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Sara Schodt

  • Artwork by Sara Schodt '05
    Artwork by Sara Schodt '05
    Photo: Sara Schodt

Artist's Statement

Inspired by a poem that deals with understanding the very fact of individual existence by polish poet Wistawa Szymborska called Among the Multitudes, my comps project contemplates Being, and specifically the way that people try to fathom and rationalize the arbitrariness of their particular individual existence in the midst of other existences. This line of thought is often considered “deep” or “philosophical” by people of privilege, but for people who have nothing and are daily confronted with people who have in excess, this question is one that they are revisited by many times each day.

This past summer, I lived in the crowded and noisy city of Quito, Ecuador, working every day with working street children in one of the poorest slums in the city. As I came to know each of my kids individually, spent time with their parents in the shacks and cardboard boxes along the street where they lived and worked, and navigated my way through the trash, smog, stray dogs and construction of the neighborhood, I again and again visited by troubling thoughts. I was haunted by a new ever-present awareness that my reality, as an American, was only one of many, absolutely arbitrary, and that I could lay no real claim to my good fortune for being born into relative wealth while my Ecuadorian kids were born into the worst kind of poverty. Fate or chance or destiny or coincidence had determined the life I was born into, but I had done nothing to deserve it any more than anyone else or more than any other existence; I could have just have easily been born into the street life of my kids in Ecuador, or as a bacterium swimming between two glass slides.

The body of my comps project exploring these themes is comprised of 16 sepia-toned black and white prints of microorganisms and of some of the children I worked with this summer. The images of bacteria were digitally shot with a special camera mounted to an ocular microscope, and then the resulting digital images were printed and re-shot with black and white negative film, which was then contact printed onto kodalith film. This produced a complementary positive, which was combined with the negative, offset slightly to enhance dimensionality, printed in the darkroom, and then selectively sepia toned. I chose to use a combined positive and negative to print the images because I thought it made the seemingly fantastical and elusive world of microorganisms more visually tangible and profound. The same process was repeated with the three images of the children, which were originally shot on a manual camera with color film, and then digitized and manipulated to remove the distracting backgrounds before being re-shot.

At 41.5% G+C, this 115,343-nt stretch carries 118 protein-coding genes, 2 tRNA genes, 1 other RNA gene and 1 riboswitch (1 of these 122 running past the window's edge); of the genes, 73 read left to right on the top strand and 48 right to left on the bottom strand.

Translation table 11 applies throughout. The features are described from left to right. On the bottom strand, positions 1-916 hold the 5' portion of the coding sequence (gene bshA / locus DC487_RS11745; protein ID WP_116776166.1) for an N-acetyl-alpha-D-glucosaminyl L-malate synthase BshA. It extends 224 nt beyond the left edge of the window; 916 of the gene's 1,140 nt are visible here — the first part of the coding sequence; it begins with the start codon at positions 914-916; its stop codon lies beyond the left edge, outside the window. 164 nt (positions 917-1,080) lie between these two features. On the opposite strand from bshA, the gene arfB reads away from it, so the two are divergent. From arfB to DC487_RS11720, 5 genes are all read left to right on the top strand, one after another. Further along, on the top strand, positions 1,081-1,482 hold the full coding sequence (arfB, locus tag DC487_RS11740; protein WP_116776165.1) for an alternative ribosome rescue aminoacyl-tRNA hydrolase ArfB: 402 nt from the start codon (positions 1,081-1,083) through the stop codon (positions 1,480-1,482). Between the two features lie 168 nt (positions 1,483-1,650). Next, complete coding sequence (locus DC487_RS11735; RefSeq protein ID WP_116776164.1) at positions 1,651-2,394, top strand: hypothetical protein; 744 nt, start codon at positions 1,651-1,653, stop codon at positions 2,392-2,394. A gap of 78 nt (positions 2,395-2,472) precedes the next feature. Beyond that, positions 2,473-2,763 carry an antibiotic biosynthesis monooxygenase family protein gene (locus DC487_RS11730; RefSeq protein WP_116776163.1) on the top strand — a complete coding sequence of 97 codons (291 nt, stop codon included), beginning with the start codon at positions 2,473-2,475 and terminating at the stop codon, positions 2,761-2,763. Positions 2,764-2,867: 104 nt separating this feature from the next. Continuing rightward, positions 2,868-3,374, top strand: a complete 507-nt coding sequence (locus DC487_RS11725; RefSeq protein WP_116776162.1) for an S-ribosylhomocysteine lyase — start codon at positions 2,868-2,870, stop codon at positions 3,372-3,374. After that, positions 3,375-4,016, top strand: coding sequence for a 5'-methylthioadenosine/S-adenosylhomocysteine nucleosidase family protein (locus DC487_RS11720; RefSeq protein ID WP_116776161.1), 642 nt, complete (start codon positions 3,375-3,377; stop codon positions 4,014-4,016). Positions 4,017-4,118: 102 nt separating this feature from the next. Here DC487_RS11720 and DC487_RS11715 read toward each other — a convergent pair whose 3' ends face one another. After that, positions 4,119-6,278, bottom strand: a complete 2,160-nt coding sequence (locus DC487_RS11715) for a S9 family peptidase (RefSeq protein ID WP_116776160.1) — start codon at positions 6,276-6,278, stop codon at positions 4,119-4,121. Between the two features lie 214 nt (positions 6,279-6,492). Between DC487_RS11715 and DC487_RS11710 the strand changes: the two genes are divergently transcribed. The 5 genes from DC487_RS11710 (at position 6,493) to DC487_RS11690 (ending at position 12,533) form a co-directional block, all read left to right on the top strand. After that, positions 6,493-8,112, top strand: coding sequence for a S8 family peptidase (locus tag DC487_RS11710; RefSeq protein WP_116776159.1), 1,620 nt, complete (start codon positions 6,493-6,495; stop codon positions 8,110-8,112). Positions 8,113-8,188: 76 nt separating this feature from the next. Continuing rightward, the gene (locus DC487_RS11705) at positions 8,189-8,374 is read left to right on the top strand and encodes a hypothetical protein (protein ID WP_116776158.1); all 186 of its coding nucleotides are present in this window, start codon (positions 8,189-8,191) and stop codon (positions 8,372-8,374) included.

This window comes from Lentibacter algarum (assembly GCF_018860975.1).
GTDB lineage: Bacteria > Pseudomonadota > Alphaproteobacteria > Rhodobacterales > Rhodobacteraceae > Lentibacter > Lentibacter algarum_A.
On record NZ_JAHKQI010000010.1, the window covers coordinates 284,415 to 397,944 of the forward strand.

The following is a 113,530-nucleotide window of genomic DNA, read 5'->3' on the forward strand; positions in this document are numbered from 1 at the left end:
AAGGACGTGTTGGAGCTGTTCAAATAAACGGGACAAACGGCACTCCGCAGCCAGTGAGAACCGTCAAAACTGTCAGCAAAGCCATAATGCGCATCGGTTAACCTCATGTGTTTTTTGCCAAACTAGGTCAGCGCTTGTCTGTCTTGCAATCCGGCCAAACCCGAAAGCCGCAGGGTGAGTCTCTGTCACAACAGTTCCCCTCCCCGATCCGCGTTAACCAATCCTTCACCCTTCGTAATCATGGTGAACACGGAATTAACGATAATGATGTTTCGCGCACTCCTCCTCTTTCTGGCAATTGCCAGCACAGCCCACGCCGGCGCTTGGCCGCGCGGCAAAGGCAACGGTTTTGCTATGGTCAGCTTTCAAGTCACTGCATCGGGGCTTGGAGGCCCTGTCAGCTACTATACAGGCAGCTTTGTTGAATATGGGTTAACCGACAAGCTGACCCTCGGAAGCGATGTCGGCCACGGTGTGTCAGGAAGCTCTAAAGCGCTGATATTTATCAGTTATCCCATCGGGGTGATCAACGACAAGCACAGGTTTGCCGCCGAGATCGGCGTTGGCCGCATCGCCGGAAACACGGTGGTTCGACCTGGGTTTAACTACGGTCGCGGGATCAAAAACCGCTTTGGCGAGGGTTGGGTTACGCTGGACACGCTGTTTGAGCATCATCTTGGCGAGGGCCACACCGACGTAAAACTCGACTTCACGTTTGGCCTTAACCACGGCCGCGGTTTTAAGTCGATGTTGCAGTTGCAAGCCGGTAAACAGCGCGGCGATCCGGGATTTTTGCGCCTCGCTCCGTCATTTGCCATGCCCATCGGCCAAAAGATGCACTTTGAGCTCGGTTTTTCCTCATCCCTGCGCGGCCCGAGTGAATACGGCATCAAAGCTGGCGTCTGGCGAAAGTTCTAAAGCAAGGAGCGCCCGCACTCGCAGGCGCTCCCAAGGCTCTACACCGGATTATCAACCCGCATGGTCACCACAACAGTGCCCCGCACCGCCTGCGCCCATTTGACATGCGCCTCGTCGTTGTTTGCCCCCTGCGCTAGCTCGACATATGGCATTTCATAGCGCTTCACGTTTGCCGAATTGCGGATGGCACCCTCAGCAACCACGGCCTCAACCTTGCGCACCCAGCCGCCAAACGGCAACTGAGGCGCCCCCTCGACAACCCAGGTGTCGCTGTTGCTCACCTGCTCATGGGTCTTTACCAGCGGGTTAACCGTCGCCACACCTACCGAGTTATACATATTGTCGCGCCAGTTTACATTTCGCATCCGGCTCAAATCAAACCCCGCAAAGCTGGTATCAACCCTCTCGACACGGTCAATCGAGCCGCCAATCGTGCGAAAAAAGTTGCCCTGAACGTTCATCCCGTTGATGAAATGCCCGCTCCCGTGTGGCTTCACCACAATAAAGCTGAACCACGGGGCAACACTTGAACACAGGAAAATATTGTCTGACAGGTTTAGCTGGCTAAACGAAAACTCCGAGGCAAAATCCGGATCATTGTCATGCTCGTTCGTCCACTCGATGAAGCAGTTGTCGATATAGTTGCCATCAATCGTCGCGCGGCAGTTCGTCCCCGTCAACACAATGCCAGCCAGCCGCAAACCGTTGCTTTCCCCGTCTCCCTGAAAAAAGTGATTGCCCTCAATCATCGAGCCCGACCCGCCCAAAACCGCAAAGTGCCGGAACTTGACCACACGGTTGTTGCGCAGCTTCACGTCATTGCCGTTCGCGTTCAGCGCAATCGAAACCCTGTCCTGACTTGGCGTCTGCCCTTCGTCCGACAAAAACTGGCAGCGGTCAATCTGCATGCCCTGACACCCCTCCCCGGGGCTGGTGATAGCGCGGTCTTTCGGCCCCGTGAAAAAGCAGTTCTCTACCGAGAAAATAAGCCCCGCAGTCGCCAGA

In the instillation of this piece, a series of photographic images is combined with five excerpts from the text of Szymborska’s poem; the words are screen printed onto plexiglass that is mounted over 5 of the images, and which physically runs diagonally down the middle of the display, in a sense the backbone of the piece. Each roughly 20 x 24-inch print is displayed behind a simple sheet of plexiglass; they are unmated and do not hang in typical “gallery layout,” evenly spaced at eye level, but rather in an organic way akin to how a group of microorganisms clumped on a slide might look. The prints are not meant to be examined each individually at close range, but instead to be taken in as a coherent group.